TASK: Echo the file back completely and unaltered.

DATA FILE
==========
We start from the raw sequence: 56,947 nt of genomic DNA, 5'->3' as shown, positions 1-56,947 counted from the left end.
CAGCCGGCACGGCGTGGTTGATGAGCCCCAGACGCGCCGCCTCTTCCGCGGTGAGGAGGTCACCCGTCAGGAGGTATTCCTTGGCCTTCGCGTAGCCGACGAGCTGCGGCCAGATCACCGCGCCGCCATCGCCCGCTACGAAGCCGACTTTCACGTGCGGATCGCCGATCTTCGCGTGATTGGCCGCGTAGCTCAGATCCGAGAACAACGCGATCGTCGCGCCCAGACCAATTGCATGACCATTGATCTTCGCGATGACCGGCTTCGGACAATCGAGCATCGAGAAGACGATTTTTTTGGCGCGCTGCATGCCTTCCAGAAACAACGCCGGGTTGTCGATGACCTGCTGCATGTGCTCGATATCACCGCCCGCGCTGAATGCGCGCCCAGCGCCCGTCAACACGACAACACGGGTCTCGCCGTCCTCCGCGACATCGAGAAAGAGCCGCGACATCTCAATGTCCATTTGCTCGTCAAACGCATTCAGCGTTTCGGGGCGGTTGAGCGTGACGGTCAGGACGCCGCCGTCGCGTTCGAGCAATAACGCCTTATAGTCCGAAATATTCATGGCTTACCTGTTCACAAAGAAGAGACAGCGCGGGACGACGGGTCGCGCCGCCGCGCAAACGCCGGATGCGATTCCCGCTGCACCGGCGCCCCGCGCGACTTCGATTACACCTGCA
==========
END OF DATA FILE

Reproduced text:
We start from the raw sequence: 56,947 nt of genomic DNA, 5'->3' as shown, positions 1-56,947 counted from the left end.
CAGCCGGCACGGCGTGGTTGATGAGCCCCAGACGCGCCGCCTCTTCCGCGGTGAGGAGGTCACCCGTCAGGAGGTATTCCTTGGCCTTCGCGTAGCCGACGAGCTGCGGCCAGATCACCGCGCCGCCATCGCCCGCTACGAAGCCGACTTTCACGTGCGGATCGCCGATCTTCGCGTGATTGGCCGCGTAGCTCAGATCCGAGAACAACGCGATCGTCGCGCCCAGACCAATTGCATGACCATTGATCTTCGCGATGACCGGCTTCGGACAATCGAGCATCGAGAAGACGATTTTTTTGGCGCGCTGCATGCCTTCCAGAAACAACGCCGGGTTGTCGATGACCTGCTGCATGTGCTCGATATCACCGCCCGCGCTGAATGCGCGCCCAGCGCCCGTCAACACGACAACACGGGTCTCGCCGTCCTCCGCGACATCGAGAAAGAGCCGCGACATCTCAATGTCCATTTGCTCGTCAAACGCATTCAGCGTTTCGGGGCGGTTGAGCGTGACGGTCAGGACGCCGCCGTCGCGTTCGAGCAATAACGCCTTATAGTCCGAAATATTCATGGCTTACCTGTTCACAAAGAAGAGACAGCGCGGGACGACGGGTCGCGCCGCCGCGCAAACGCCGGATGCGATTCCCGCTGCACCGGCGCCCCGCGCGACTTCGATTACACCTGCA